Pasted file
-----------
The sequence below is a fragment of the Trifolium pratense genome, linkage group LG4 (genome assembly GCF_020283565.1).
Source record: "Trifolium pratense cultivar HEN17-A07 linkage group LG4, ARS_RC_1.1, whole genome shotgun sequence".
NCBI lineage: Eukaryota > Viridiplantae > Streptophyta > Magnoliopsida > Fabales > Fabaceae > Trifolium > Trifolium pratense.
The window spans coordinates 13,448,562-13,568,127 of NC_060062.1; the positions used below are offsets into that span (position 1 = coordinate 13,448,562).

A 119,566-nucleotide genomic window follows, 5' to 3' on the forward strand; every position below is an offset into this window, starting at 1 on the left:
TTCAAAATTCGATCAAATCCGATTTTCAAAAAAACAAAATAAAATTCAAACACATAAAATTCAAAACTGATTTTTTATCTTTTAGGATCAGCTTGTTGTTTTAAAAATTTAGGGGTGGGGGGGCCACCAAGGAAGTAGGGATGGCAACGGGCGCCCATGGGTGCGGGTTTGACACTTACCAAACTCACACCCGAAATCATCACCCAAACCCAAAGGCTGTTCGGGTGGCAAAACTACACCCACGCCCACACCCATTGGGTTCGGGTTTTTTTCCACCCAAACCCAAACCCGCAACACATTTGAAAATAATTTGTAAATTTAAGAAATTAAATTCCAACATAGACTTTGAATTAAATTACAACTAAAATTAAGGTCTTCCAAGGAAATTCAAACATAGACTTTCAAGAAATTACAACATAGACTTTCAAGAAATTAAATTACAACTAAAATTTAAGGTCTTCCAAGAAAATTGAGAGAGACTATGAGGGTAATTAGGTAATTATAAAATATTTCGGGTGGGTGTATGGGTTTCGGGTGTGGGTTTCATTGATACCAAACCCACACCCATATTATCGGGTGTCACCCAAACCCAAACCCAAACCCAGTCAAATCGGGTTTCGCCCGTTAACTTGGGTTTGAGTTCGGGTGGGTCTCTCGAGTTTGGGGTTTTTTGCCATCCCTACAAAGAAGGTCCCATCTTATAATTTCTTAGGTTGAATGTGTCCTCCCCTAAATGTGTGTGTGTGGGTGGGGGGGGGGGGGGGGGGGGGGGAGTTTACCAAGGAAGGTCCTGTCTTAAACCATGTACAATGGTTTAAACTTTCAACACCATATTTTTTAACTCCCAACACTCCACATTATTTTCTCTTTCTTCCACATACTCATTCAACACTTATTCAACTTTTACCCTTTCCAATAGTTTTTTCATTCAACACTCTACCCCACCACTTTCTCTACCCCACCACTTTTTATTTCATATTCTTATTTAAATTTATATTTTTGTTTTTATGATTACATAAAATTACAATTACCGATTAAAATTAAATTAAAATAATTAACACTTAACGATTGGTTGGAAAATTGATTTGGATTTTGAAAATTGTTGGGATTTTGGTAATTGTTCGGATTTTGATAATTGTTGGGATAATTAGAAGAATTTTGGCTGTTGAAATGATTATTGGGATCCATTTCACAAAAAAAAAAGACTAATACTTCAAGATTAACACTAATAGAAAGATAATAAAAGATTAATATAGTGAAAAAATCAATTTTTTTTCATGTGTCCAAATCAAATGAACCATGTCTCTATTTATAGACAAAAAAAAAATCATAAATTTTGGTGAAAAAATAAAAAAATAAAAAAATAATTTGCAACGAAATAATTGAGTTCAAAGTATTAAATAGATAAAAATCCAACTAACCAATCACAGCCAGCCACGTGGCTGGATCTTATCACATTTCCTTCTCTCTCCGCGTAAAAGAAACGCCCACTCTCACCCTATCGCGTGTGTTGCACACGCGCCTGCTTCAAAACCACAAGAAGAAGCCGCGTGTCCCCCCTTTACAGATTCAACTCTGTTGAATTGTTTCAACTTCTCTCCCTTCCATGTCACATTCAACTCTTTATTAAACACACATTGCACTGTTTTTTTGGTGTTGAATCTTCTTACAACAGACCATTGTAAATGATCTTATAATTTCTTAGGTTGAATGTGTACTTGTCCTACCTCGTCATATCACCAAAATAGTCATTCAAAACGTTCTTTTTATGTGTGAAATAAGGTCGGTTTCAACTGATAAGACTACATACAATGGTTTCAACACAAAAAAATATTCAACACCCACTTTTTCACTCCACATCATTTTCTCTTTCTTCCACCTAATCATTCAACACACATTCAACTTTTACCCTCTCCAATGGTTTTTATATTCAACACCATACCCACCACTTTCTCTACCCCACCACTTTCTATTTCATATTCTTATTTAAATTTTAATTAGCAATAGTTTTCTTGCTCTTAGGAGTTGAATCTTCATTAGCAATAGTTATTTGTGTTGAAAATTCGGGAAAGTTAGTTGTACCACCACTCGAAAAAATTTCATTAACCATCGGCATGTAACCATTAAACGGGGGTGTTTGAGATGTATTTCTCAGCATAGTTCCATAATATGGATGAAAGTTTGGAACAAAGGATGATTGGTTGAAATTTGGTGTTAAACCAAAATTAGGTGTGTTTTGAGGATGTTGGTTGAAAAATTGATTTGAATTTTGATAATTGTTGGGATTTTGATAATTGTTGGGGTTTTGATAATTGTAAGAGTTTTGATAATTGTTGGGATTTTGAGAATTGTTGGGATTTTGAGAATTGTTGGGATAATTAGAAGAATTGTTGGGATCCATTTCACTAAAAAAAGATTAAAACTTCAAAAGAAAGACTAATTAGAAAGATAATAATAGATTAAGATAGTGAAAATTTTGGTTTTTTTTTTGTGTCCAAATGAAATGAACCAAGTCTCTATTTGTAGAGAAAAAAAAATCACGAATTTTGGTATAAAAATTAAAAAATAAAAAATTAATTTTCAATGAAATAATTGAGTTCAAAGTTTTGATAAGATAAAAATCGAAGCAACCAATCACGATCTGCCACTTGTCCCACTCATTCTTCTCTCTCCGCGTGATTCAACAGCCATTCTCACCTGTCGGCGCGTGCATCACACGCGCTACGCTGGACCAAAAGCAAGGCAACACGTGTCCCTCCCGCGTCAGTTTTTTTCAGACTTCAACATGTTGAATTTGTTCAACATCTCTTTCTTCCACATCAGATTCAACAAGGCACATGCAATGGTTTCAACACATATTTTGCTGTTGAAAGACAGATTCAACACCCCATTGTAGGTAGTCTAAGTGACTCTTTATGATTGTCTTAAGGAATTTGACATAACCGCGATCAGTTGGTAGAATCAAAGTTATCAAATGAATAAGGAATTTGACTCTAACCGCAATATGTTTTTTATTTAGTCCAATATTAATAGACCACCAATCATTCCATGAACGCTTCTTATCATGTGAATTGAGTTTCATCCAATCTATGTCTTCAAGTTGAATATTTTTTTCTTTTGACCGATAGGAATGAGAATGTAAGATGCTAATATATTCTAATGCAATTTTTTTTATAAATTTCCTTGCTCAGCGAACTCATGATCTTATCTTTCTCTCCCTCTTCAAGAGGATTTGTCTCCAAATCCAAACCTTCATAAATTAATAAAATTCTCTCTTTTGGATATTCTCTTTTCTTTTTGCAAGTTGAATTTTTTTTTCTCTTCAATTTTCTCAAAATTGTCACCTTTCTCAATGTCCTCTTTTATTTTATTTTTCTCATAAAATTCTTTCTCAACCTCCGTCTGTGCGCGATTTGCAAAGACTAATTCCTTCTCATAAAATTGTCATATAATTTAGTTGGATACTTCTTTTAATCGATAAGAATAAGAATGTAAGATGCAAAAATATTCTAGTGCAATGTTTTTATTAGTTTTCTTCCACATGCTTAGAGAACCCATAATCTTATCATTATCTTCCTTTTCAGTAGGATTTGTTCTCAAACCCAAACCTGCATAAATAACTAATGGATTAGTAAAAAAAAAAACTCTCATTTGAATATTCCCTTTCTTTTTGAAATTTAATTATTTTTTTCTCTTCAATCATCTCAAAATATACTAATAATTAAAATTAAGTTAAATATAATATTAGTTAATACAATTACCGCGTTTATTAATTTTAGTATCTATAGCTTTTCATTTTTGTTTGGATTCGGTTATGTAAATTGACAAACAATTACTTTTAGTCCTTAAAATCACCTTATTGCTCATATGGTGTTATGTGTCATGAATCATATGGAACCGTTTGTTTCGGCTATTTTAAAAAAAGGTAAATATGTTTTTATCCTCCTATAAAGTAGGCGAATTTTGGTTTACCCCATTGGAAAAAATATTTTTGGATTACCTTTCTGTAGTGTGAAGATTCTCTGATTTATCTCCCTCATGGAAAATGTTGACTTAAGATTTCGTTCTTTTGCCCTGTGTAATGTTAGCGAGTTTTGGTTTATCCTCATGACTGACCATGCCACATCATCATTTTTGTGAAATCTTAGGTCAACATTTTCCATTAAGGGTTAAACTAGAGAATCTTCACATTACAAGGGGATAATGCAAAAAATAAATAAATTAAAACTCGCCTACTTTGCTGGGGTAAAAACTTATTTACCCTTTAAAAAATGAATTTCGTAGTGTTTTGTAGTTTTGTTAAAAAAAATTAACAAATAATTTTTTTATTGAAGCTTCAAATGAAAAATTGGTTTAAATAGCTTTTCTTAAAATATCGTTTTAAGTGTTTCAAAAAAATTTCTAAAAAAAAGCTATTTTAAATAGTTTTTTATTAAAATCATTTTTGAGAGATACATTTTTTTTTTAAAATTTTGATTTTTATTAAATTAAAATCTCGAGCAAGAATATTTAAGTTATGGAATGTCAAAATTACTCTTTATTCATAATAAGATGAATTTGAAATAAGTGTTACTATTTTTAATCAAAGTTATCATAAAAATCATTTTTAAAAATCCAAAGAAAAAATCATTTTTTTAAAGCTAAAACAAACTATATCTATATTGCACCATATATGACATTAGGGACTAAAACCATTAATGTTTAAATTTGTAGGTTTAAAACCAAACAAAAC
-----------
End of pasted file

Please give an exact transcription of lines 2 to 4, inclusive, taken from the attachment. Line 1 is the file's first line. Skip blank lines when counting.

Source record: "Trifolium pratense cultivar HEN17-A07 linkage group LG4, ARS_RC_1.1, whole genome shotgun sequence".
NCBI lineage: Eukaryota > Viridiplantae > Streptophyta > Magnoliopsida > Fabales > Fabaceae > Trifolium > Trifolium pratense.
The window spans coordinates 13,448,562-13,568,127 of NC_060062.1; the positions used below are offsets into that span (position 1 = coordinate 13,448,562).